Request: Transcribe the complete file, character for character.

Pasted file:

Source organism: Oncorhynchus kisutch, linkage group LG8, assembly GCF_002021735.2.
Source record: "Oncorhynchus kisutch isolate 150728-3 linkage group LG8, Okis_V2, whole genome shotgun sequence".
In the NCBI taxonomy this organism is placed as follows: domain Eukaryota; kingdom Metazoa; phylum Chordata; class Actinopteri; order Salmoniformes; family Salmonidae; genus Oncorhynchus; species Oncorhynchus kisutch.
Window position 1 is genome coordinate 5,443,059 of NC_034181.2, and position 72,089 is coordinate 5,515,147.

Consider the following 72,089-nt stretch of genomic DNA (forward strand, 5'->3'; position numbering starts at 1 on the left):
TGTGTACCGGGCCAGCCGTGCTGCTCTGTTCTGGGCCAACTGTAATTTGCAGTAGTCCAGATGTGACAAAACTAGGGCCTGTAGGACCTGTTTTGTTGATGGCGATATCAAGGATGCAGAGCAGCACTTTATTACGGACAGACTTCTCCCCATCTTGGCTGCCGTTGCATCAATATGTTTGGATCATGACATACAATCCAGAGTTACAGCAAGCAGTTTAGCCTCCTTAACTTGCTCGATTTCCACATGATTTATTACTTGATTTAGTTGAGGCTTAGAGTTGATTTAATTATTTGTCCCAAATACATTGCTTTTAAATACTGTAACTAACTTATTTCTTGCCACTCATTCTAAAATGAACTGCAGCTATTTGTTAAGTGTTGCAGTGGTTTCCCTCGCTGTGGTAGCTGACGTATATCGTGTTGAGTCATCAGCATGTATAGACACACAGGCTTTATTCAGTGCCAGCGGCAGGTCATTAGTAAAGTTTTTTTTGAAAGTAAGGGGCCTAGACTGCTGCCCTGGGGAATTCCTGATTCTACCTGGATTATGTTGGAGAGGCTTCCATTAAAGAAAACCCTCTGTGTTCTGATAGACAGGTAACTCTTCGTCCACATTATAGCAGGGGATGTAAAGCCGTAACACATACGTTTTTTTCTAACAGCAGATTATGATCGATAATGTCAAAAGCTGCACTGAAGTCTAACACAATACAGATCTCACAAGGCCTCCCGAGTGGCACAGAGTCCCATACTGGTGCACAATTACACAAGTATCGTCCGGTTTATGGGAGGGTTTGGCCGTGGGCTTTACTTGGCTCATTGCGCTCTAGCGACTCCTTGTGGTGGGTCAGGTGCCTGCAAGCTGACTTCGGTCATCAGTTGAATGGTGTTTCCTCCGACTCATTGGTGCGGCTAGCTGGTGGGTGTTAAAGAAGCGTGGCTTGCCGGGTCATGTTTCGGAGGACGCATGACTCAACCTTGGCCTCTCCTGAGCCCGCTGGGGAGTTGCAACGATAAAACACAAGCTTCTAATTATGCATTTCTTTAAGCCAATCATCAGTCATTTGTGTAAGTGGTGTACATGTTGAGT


Source organism: Oncorhynchus kisutch, linkage group LG8, assembly GCF_002021735.2.
Source record: "Oncorhynchus kisutch isolate 150728-3 linkage group LG8, Okis_V2, whole genome shotgun sequence".
In the NCBI taxonomy this organism is placed as follows: domain Eukaryota; kingdom Metazoa; phylum Chordata; class Actinopteri; order Salmoniformes; family Salmonidae; genus Oncorhynchus; species Oncorhynchus kisutch.
Window position 1 is genome coordinate 5,443,059 of NC_034181.2, and position 72,089 is coordinate 5,515,147.

Consider the following 72,089-nt stretch of genomic DNA (forward strand, 5'->3'; position numbering starts at 1 on the left):
TGTGTACCGGGCCAGCCGTGCTGCTCTGTTCTGGGCCAACTGTAATTTGCAGTAGTCCAGATGTGACAAAACTAGGGCCTGTAGGACCTGTTTTGTTGATGGCGATATCAAGGATGCAGAGCAGCACTTTATTACGGACAGACTTCTCCCCATCTTGGCTGCCGTTGCATCAATATGTTTGGATCATGACATACAATCCAGAGTTACAGCAAGCAGTTTAGCCTCCTTAACTTGCTCGATTTCCACATGATTTATTACTTGATTTAGTTGAGGCTTAGAGTTGATTTAATTATTTGTCCCAAATACATTGCTTTTAAATACTGTAACTAACTTATTTCTTGCCACTCATTCTAAAATGAACTGCAGCTATTTGTTAAGTGTTGCAGTGGTTTCCCTCGCTGTGGTAGCTGACGTATATCGTGTTGAGTCATCAGCATGTATAGACACACAGGCTTTATTCAGTGCCAGCGGCAGGTCATTAGTAAAGTTTTTTTTGAAAGTAAGGGGCCTAGACTGCTGCCCTGGGGAATTCCTGATTCTACCTGGATTATGTTGGAGAGGCTTCCATTAAAGAAAACCCTCTGTGTTCTGATAGACAGGTAACTCTTCGTCCACATTATAGCAGGGGATGTAAAGCCGTAACACATACGTTTTTTTCTAACAGCAGATTATGATCGATAATGTCAAAAGCTGCACTGAAGTCTAACACAATACAGATCTCACAAGGCCTCCCGAGTGGCACAGAGTCCCATACTGGTGCACAATTACACAAGTATCGTCCGGTTTATGGGAGGGTTTGGCCGTGGGCTTTACTTGGCTCATTGCGCTCTAGCGACTCCTTGTGGTGGGTCAGGTGCCTGCAAGCTGACTTCGGTCATCAGTTGAATGGTGTTTCCTCCGACTCATTGGTGCGGCTAGCTGGTGGGTGTTAAAGAAGCGTGGCTTGCCGGGTCATGTTTCGGAGGACGCATGACTCAACCTTGGCCTCTCCTGAGCCCGCTGGGGAGTTGCAACGATAAAACACAAGCTTCTAATTATGCATTTCTTTAAGCCAATCATCAGTCATTTGTGTAAGTGGTGTACATGTTGAGT